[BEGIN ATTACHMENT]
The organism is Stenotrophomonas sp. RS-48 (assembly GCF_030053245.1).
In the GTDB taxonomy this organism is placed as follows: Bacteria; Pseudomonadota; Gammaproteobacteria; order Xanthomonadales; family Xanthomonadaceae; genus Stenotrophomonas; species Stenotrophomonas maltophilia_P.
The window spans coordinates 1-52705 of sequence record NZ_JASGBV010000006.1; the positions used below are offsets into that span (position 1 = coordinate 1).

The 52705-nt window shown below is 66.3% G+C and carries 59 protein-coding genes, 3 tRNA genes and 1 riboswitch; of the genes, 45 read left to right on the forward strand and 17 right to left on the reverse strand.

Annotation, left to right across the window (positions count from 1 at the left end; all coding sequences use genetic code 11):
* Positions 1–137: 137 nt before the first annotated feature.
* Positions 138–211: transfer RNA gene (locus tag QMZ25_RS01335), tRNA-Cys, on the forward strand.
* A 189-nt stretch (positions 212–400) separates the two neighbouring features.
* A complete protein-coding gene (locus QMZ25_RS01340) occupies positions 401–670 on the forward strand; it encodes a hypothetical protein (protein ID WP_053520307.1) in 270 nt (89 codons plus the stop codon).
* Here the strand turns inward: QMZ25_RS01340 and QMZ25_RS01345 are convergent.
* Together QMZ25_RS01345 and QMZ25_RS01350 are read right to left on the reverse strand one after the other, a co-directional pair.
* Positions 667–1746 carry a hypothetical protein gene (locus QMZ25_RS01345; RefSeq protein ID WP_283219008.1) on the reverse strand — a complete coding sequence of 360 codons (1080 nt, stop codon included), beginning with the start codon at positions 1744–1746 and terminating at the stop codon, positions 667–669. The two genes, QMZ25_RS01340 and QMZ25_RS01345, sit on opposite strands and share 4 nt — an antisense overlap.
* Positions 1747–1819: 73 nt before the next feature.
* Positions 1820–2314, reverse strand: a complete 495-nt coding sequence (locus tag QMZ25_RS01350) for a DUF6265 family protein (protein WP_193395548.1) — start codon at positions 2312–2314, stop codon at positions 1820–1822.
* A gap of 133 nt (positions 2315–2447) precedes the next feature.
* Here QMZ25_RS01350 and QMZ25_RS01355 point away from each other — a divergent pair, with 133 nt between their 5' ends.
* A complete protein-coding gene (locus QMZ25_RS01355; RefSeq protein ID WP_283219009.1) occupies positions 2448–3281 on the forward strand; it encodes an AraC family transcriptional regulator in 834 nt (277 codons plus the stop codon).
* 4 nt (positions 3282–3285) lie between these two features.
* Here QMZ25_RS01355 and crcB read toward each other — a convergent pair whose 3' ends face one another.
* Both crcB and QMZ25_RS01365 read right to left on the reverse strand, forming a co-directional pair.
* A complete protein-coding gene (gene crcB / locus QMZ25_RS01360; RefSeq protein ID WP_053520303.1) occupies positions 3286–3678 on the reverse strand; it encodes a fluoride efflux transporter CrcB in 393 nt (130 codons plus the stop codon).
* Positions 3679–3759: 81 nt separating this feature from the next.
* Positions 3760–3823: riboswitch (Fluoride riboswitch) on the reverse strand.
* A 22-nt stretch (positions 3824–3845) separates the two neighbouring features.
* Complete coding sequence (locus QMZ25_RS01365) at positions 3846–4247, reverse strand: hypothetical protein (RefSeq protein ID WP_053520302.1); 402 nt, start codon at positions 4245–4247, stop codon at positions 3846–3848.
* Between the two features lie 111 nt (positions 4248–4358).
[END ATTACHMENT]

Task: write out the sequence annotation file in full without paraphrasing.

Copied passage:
The organism is Stenotrophomonas sp. RS-48 (assembly GCF_030053245.1).
In the GTDB taxonomy this organism is placed as follows: Bacteria; Pseudomonadota; Gammaproteobacteria; order Xanthomonadales; family Xanthomonadaceae; genus Stenotrophomonas; species Stenotrophomonas maltophilia_P.
The window spans coordinates 1-52705 of sequence record NZ_JASGBV010000006.1; the positions used below are offsets into that span (position 1 = coordinate 1).

The 52705-nt window shown below is 66.3% G+C and carries 59 protein-coding genes, 3 tRNA genes and 1 riboswitch; of the genes, 45 read left to right on the forward strand and 17 right to left on the reverse strand.

Annotation, left to right across the window (positions count from 1 at the left end; all coding sequences use genetic code 11):
* Positions 1–137: 137 nt before the first annotated feature.
* Positions 138–211: transfer RNA gene (locus tag QMZ25_RS01335), tRNA-Cys, on the forward strand.
* A 189-nt stretch (positions 212–400) separates the two neighbouring features.
* A complete protein-coding gene (locus QMZ25_RS01340) occupies positions 401–670 on the forward strand; it encodes a hypothetical protein (protein ID WP_053520307.1) in 270 nt (89 codons plus the stop codon).
* Here the strand turns inward: QMZ25_RS01340 and QMZ25_RS01345 are convergent.
* Together QMZ25_RS01345 and QMZ25_RS01350 are read right to left on the reverse strand one after the other, a co-directional pair.
* Positions 667–1746 carry a hypothetical protein gene (locus QMZ25_RS01345; RefSeq protein ID WP_283219008.1) on the reverse strand — a complete coding sequence of 360 codons (1080 nt, stop codon included), beginning with the start codon at positions 1744–1746 and terminating at the stop codon, positions 667–669. The two genes, QMZ25_RS01340 and QMZ25_RS01345, sit on opposite strands and share 4 nt — an antisense overlap.
* Positions 1747–1819: 73 nt before the next feature.
* Positions 1820–2314, reverse strand: a complete 495-nt coding sequence (locus tag QMZ25_RS01350) for a DUF6265 family protein (protein WP_193395548.1) — start codon at positions 2312–2314, stop codon at positions 1820–1822.
* A gap of 133 nt (positions 2315–2447) precedes the next feature.
* Here QMZ25_RS01350 and QMZ25_RS01355 point away from each other — a divergent pair, with 133 nt between their 5' ends.
* A complete protein-coding gene (locus QMZ25_RS01355; RefSeq protein ID WP_283219009.1) occupies positions 2448–3281 on the forward strand; it encodes an AraC family transcriptional regulator in 834 nt (277 codons plus the stop codon).
* 4 nt (positions 3282–3285) lie between these two features.
* Here QMZ25_RS01355 and crcB read toward each other — a convergent pair whose 3' ends face one another.
* Both crcB and QMZ25_RS01365 read right to left on the reverse strand, forming a co-directional pair.
* A complete protein-coding gene (gene crcB / locus QMZ25_RS01360; RefSeq protein ID WP_053520303.1) occupies positions 3286–3678 on the reverse strand; it encodes a fluoride efflux transporter CrcB in 393 nt (130 codons plus the stop codon).
* Positions 3679–3759: 81 nt separating this feature from the next.
* Positions 3760–3823: riboswitch (Fluoride riboswitch) on the reverse strand.
* A 22-nt stretch (positions 3824–3845) separates the two neighbouring features.
* Complete coding sequence (locus QMZ25_RS01365) at positions 3846–4247, reverse strand: hypothetical protein (RefSeq protein ID WP_053520302.1); 402 nt, start codon at positions 4245–4247, stop codon at positions 3846–3848.
* Between the two features lie 111 nt (positions 4248–4358).